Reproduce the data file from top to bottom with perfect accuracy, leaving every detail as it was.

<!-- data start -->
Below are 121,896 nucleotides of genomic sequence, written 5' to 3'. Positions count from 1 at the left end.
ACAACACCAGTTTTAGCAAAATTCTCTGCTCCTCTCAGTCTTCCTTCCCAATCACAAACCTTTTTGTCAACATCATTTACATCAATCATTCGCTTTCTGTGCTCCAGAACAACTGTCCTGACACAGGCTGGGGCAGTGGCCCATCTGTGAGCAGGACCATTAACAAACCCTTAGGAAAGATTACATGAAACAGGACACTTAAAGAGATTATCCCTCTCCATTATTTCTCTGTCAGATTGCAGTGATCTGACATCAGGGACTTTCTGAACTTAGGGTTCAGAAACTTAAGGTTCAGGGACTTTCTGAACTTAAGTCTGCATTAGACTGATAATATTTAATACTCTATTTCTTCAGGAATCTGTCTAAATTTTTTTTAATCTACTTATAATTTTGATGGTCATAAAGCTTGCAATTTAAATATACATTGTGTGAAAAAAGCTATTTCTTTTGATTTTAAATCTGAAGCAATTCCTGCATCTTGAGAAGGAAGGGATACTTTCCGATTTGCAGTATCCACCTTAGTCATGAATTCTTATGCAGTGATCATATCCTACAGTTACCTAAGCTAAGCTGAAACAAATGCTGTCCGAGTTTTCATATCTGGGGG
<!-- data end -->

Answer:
Below are 121,896 nucleotides of genomic sequence, written 5' to 3'. Positions count from 1 at the left end.
ACAACACCAGTTTTAGCAAAATTCTCTGCTCCTCTCAGTCTTCCTTCCCAATCACAAACCTTTTTGTCAACATCATTTACATCAATCATTCGCTTTCTGTGCTCCAGAACAACTGTCCTGACACAGGCTGGGGCAGTGGCCCATCTGTGAGCAGGACCATTAACAAACCCTTAGGAAAGATTACATGAAACAGGACACTTAAAGAGATTATCCCTCTCCATTATTTCTCTGTCAGATTGCAGTGATCTGACATCAGGGACTTTCTGAACTTAGGGTTCAGAAACTTAAGGTTCAGGGACTTTCTGAACTTAAGTCTGCATTAGACTGATAATATTTAATACTCTATTTCTTCAGGAATCTGTCTAAATTTTTTTTAATCTACTTATAATTTTGATGGTCATAAAGCTTGCAATTTAAATATACATTGTGTGAAAAAAGCTATTTCTTTTGATTTTAAATCTGAAGCAATTCCTGCATCTTGAGAAGGAAGGGATACTTTCCGATTTGCAGTATCCACCTTAGTCATGAATTCTTATGCAGTGATCATATCCTACAGTTACCTAAGCTAAGCTGAAACAAATGCTGTCCGAGTTTTCATATCTGGGGG